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Sorry... forgot to comment on the Cabela's "Reddi-Awning". That's almost exactly how my awning sets up. This one looks a little bit longer than mine. If I remember right, my Dad had ours custom-made by Lincoln Tent & Awning (Lincoln, NE). One trick -- we don't tie the guy ropes directly to the stakes. We insert a short rubber bungee strap between them to give the ropes and awning some flex if the wind comes up.
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Old 11-13-2007, 01:23 PM   #24
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Does your light surge rythmically or is it intermittent? If rythmically, how many minutes or seconds per cycle? Do your stove burners also surge in time with the light?
I think it was rhythmically; stove burners do not surge.

Quote:
You probably have the original slider windows. After having owned larger and more luxurious trailers, my Mom highly disliked them -- they only would let air through half of the area, and they got hard to open and close with use. She had them replaced with "jalousy" (sp?) windows -- horizontal slat windows that crank open.
That would be nice. Mine are hard to open and close- got easier with cleaning, but are still a pain, and you are right, they only open halfway. For now they are going to stay, though.

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Old 11-13-2007, 04:15 PM   #25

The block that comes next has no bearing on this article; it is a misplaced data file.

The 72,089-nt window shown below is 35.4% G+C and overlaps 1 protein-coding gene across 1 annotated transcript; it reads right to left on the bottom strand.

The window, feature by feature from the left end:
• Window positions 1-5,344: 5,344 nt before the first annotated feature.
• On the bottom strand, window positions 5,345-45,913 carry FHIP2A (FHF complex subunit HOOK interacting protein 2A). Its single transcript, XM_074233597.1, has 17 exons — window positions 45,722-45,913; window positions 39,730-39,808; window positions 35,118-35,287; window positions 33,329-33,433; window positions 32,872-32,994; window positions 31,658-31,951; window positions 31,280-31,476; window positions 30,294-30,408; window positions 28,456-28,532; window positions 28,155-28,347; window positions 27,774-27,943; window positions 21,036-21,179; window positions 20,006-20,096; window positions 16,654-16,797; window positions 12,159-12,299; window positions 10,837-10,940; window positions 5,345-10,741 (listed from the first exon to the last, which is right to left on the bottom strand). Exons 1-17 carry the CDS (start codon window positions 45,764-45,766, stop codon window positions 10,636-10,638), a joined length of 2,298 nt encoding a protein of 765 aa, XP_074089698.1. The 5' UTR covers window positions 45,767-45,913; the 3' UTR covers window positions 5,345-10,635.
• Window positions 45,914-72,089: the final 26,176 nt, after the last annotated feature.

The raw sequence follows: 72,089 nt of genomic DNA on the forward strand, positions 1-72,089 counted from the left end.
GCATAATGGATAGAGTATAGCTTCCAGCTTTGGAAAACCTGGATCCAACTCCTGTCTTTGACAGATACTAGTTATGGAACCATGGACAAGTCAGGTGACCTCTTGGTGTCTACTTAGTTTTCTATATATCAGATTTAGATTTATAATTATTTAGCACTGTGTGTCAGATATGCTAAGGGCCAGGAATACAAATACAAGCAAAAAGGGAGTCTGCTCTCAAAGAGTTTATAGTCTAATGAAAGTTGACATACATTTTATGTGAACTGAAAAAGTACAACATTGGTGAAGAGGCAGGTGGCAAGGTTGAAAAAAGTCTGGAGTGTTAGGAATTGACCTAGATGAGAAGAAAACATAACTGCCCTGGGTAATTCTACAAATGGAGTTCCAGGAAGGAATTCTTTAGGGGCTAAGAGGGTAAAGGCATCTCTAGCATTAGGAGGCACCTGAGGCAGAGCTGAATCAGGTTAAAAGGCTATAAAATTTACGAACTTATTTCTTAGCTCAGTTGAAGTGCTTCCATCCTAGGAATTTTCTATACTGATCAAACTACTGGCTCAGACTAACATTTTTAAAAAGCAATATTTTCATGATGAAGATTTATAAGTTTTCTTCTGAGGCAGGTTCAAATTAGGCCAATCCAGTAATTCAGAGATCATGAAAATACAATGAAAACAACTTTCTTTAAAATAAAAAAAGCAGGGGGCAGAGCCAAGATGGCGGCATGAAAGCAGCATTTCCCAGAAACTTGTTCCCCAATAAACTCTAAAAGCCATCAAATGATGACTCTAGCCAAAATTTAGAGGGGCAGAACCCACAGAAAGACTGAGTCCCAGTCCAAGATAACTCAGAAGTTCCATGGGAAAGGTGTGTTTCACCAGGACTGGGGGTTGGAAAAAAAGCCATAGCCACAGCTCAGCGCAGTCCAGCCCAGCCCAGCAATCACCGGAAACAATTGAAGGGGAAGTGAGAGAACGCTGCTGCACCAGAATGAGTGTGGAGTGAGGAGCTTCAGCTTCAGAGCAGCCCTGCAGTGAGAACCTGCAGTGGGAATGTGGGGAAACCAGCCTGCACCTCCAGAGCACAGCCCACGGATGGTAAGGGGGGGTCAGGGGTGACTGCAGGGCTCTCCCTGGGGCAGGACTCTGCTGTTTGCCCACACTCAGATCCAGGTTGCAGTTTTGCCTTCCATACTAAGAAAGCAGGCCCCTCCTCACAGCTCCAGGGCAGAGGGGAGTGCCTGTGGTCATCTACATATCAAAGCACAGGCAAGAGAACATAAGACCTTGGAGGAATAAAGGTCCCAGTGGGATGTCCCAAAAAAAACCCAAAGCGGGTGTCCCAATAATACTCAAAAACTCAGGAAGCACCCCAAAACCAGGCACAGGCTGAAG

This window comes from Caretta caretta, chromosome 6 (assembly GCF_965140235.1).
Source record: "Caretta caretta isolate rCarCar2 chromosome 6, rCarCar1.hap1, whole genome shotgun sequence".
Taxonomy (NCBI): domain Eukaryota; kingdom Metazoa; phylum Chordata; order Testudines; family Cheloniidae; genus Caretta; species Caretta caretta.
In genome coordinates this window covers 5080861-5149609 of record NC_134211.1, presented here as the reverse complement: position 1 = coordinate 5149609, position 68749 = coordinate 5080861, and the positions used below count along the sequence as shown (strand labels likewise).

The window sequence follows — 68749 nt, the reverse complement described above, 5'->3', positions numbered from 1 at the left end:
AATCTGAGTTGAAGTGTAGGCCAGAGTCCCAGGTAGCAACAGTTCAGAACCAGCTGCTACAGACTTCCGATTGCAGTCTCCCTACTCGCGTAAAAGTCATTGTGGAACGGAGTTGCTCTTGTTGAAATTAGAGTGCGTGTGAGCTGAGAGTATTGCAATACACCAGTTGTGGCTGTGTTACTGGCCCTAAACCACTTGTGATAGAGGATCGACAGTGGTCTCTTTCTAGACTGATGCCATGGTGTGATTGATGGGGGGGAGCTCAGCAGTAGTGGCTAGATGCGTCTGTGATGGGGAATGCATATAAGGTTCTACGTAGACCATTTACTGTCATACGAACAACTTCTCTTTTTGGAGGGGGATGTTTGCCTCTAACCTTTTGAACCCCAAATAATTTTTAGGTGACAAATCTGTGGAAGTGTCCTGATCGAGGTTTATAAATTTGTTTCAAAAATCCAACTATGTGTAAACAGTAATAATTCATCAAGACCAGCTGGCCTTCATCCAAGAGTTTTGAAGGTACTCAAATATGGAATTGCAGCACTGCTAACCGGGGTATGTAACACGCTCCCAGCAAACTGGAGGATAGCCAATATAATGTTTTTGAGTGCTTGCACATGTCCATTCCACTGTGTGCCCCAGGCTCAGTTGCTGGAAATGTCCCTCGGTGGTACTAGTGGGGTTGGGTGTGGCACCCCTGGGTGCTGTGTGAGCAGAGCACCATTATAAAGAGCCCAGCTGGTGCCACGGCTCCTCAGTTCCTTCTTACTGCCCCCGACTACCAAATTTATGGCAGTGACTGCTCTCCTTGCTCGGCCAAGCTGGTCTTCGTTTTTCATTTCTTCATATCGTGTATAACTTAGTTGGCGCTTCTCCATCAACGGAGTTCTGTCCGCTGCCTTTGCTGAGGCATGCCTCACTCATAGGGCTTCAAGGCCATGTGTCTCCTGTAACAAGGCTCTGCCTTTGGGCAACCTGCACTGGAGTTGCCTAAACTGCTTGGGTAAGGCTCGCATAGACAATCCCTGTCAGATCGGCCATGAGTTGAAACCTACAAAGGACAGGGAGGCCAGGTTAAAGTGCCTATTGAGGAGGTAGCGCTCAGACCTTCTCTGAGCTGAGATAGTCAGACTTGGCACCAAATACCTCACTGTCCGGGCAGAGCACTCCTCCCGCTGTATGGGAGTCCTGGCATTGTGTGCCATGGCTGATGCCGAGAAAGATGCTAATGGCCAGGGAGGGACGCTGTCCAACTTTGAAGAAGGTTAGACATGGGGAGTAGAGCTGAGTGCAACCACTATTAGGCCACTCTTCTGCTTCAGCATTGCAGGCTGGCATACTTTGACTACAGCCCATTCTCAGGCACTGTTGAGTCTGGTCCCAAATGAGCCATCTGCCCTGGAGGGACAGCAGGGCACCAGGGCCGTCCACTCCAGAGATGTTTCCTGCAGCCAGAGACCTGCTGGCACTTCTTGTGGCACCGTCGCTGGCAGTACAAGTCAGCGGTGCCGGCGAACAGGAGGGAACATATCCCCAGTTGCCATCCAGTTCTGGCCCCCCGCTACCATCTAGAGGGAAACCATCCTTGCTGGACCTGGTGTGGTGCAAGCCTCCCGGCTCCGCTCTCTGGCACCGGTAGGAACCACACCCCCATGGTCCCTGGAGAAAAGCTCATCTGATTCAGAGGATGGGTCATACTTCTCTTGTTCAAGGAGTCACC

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It sounds to me like the way a Coleman propane camp lantern behaves when the bottle is about empty (or the way the old white-gas lanterns did when you needed to pump them up again). Make sure the bottle isn't nearing empty, and try lighting a stove burner at the same time -- just to be sure that's not the problem. If that's all okay and the lamp is still surging, shut it off and run the control knob all the way out and all the way in (as far as it will go clockwise and then back as far as it will go counterclockwise. Then try it again. The problem may be with the valve on the lamp itself, and this will help to clear it. I've seen cobwebs and bug parts find their way into the valve. If that helps, you may need to disassemble and clean the valve or replace it. I'd ask the advice of a trailer mechanic at an RV sales outlet in your neighborhood before tackling it yourself.

As I recall, replacing the windows was quite pricey. But if Mama ain't happy,...
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Old 11-13-2007, 04:34 PM   #26